Prof. Stefan Arold is an associate professor in the Biological and Environmental Sciences and Engineering Division, and a member of the Computational Bioscience Research Center (CBRC). Before joining KAUST in May 2013, he worked at the University of Oxford, UK (1998–2001; post-doctoral scientist), at the French National Center for Scientific Research (CNRS) (2001–2009; assistant/associate professor) and the MD Anderson Cancer Center, Houston, Texas, USA (2009-2013, sabbatical/faculty appointment).
Prof. Arold's research is dedicated to elucidating the molecular basis of the function and (de)regulation of proteins central to cellular key signaling networks. His investigations are based on an integrated structural biology approach that combines functional and structural data from multiple sources (small angle x-ray scattering, x-ray crystallography, NMR, computational methods, biochemistry, high-throughput ligand binding assays and functional analyses). Results are translated into protein-nanomachines with beneficial properties. Prof. Arold is also implicated in drug design against protein-protein interactions, and has a patent on a protein-protein interaction inhibitor against the HIV-1 Nef protein.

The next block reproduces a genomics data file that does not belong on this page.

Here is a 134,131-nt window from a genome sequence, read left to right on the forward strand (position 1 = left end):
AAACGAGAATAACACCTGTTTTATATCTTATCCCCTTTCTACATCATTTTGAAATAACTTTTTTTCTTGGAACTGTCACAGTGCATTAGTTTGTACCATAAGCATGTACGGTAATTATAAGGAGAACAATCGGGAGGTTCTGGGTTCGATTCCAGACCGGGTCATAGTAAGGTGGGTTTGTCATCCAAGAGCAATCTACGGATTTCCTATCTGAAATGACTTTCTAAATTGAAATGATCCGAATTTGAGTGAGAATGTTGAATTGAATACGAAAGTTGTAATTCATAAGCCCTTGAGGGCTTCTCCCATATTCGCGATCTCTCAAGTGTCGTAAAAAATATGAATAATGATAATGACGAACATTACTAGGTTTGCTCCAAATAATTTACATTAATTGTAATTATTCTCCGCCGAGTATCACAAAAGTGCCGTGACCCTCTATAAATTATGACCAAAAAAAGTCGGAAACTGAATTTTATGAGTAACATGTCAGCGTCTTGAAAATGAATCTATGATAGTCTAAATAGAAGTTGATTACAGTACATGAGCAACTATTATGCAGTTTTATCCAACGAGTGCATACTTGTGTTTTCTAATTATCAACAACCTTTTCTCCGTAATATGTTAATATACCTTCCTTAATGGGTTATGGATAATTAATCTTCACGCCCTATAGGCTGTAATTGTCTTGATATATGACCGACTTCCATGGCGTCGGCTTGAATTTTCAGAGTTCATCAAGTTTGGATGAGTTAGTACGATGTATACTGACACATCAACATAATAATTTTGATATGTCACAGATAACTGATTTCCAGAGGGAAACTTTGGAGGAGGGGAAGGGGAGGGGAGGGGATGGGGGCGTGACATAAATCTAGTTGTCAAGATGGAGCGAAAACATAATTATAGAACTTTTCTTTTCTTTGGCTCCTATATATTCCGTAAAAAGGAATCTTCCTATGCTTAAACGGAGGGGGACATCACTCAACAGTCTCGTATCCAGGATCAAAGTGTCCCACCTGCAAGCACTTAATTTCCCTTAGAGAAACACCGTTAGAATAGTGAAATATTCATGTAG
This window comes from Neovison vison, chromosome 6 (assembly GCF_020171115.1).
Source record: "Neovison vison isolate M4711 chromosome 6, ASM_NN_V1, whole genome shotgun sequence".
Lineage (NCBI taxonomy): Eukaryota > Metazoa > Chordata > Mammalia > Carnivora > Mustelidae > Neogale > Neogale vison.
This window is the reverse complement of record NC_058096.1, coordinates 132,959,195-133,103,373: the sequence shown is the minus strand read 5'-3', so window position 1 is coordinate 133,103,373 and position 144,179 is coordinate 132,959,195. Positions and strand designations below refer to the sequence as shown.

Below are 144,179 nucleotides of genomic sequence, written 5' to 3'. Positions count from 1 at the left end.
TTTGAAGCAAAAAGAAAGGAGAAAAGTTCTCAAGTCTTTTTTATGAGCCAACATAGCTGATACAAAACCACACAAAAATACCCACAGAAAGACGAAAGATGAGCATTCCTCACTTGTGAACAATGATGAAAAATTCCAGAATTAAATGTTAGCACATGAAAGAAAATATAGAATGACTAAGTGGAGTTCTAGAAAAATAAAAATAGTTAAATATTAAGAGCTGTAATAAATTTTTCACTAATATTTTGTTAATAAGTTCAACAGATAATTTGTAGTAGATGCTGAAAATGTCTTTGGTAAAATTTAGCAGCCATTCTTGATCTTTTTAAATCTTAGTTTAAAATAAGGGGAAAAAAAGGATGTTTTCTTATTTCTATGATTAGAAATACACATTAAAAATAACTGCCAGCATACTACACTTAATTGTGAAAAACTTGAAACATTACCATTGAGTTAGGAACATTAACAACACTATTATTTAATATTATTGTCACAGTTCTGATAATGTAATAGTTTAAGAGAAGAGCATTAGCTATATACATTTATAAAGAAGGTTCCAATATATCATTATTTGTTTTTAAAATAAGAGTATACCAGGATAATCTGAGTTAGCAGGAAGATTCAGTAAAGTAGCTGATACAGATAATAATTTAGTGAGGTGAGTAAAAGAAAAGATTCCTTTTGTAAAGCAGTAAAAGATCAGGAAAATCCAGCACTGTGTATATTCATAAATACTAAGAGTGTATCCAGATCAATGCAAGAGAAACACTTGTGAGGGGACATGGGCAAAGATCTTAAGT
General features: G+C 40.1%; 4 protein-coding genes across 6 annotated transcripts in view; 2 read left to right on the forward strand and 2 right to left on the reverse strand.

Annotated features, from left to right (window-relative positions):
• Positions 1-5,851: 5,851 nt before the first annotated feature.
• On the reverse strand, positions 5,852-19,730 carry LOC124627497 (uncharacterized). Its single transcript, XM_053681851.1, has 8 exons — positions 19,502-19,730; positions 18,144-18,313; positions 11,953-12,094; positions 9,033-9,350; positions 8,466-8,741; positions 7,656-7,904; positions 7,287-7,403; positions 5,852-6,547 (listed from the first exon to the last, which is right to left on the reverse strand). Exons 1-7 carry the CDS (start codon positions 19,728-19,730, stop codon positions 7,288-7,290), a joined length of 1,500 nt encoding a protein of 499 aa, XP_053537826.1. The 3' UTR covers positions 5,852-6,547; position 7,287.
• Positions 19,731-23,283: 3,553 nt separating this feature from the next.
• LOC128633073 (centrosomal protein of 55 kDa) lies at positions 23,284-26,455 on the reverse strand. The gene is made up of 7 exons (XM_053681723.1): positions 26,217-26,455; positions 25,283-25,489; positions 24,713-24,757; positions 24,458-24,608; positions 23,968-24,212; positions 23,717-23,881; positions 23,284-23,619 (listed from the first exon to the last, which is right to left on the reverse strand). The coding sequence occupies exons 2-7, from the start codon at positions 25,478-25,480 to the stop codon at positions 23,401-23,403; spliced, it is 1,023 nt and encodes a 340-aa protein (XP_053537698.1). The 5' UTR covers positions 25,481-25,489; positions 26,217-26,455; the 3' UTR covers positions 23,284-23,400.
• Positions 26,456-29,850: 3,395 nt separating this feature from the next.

Proteome-level assessment of prevalence and function of
Leucine-Aspartic Acid (LD) motifs
Leucine-aspartic acid (LD) motifs were discovered in 1996 as short
protein-protein interaction motifs present in the paxillin protein family.
These LD motifs were shown to link paxillin to a dozen proteins controlling
(cancer) cell adhesion and motility, including viral proteins. Their biological
importance, and the existence of at least six different protein folds that
recognise these LD motifs suggested that they also exist beyond the paxillin
family. However, to date, only three more proteins with LD motifs were found.
Indeed, LD motifs are notoriously difficult to detect because sequence pattern
searches lead to an excessively high number of false positives. To assess the
occurrence and function of LD motifs on a proteome-wide level, we here combined
machine learning with large-scale binding assays. Our analysis of the human
proteome reveals at least 6 new LD motif–containing proteins, all involved in
cell adhesion and migration. We also discovered an inverse (class II) LD motif
consensus. Analysis of stem eukaryotes suggested that LD motif signalling
evolved ~800 Myr again unicellular eukaryotes. Thus LD motifs appear to be ancient
interaction motifs that nonetheless have retained a strong functional focus.
The LD motif finder tool (LDMF) is available as a